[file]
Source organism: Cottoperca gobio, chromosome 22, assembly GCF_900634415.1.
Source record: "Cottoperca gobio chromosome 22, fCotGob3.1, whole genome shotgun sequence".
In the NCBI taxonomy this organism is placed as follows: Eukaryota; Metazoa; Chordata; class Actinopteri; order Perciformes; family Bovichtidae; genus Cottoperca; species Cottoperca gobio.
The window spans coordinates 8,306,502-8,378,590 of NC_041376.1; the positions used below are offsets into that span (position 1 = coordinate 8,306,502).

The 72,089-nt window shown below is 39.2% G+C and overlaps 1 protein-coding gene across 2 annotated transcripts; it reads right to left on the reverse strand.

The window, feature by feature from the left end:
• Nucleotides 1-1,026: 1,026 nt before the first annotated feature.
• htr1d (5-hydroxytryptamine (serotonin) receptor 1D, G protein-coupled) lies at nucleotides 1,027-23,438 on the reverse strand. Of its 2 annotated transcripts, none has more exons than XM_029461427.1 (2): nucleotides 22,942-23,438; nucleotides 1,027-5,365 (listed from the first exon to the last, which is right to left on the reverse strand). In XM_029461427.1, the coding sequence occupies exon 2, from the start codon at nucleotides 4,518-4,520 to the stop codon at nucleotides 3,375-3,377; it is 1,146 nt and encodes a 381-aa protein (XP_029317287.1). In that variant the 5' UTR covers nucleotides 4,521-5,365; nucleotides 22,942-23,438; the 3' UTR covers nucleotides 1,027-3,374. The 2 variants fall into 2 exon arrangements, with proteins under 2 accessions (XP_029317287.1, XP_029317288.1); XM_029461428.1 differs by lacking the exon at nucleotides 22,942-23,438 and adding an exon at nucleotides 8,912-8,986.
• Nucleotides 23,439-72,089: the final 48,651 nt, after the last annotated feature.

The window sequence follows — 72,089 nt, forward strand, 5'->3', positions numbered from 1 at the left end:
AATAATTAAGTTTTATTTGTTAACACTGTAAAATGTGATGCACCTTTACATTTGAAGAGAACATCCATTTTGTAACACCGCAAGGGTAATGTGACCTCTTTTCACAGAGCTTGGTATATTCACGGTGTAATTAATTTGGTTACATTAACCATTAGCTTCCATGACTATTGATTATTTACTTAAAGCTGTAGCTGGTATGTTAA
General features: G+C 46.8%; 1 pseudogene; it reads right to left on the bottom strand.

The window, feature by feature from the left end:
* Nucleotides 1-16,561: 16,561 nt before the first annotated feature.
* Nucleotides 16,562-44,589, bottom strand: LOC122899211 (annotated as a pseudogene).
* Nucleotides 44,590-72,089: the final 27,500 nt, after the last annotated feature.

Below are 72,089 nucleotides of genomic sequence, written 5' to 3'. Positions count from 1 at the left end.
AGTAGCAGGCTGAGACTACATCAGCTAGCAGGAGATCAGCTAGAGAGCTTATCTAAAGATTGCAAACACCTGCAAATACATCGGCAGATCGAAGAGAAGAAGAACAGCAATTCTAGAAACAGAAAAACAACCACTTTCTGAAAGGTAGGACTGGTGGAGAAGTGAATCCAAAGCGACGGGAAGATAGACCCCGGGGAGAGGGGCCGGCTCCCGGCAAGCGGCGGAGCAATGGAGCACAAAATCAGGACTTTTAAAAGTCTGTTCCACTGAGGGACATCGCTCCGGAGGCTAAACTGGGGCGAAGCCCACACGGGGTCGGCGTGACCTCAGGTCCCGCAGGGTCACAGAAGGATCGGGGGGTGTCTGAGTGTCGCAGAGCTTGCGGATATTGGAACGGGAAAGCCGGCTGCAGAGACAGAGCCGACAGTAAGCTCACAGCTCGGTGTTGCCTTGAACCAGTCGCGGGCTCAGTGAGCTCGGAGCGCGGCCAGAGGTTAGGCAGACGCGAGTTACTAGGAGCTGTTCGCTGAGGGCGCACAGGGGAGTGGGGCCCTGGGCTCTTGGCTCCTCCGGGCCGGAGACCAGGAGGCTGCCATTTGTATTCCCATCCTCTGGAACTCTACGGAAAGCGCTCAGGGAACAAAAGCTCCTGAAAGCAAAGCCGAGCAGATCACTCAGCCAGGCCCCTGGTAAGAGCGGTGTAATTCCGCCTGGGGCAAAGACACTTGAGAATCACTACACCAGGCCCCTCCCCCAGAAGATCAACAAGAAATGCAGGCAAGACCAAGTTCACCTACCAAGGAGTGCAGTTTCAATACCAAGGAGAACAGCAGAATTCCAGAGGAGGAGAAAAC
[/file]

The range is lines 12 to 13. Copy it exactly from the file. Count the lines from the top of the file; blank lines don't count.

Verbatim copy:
General features: G+C 46.8%; 1 pseudogene; it reads right to left on the bottom strand.

The window, feature by feature from the left end: